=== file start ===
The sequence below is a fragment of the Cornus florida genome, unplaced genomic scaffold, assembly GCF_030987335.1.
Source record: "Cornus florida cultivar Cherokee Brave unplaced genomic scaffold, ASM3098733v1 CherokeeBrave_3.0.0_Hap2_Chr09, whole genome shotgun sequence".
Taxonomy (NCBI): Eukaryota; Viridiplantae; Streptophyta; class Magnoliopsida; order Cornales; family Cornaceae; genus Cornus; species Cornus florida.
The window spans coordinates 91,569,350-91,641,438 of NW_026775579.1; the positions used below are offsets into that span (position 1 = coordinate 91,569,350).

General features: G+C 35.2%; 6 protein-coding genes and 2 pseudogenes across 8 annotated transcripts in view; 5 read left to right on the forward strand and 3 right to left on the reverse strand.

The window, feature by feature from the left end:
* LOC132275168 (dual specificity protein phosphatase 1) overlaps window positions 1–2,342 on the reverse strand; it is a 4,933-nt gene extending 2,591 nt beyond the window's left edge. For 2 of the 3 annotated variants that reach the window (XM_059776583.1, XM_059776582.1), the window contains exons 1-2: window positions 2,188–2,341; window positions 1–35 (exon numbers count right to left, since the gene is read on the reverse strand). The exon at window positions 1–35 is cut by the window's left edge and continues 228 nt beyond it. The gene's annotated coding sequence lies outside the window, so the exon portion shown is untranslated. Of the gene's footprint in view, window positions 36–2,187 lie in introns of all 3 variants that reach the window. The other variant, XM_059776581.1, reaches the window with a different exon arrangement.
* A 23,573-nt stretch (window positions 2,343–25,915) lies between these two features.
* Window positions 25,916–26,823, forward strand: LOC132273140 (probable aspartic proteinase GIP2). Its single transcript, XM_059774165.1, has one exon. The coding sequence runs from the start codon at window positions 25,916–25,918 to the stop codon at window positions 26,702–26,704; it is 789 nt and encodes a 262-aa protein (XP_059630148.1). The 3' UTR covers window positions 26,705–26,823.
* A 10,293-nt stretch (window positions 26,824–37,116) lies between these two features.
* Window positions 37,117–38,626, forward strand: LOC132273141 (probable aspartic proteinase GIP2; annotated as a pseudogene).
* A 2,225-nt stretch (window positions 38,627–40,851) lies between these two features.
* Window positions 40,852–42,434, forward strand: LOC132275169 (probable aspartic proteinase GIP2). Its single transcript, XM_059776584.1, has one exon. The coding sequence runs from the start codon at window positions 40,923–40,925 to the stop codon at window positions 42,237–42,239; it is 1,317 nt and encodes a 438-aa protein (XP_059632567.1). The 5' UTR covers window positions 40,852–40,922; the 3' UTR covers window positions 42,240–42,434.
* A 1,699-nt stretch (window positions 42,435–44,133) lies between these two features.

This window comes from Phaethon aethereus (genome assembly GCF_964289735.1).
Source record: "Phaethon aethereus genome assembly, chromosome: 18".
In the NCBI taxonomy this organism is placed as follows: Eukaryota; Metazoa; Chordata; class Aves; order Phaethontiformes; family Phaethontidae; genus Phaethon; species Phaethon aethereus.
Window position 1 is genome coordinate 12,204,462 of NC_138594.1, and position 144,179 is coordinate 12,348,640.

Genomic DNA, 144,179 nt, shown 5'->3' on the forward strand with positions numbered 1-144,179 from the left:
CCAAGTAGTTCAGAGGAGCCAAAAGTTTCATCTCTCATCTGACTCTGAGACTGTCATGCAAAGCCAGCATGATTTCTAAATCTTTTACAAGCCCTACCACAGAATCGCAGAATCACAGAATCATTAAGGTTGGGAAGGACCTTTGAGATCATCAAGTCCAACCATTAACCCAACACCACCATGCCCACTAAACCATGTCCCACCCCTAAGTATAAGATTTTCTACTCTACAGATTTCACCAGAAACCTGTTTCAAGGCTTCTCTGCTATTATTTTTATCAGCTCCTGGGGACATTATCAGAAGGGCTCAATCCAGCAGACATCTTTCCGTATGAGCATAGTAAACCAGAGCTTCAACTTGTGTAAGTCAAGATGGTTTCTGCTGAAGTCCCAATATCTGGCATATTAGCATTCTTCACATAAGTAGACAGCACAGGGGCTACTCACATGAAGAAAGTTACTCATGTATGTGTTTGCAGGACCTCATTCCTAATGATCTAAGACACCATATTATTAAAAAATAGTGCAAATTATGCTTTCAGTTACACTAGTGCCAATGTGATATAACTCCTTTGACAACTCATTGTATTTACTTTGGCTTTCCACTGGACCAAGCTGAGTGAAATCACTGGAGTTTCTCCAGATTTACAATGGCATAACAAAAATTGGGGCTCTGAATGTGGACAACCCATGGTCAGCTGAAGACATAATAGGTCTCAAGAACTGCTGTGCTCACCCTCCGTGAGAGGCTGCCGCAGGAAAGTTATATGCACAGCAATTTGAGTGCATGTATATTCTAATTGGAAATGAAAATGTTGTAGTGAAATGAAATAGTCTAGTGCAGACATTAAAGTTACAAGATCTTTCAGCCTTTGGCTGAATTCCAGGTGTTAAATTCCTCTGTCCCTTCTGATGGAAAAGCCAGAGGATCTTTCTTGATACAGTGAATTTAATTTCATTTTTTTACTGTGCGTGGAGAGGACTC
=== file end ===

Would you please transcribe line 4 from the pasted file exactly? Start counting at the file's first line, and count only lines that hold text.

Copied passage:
The window spans coordinates 91,569,350-91,641,438 of NW_026775579.1; the positions used below are offsets into that span (position 1 = coordinate 91,569,350).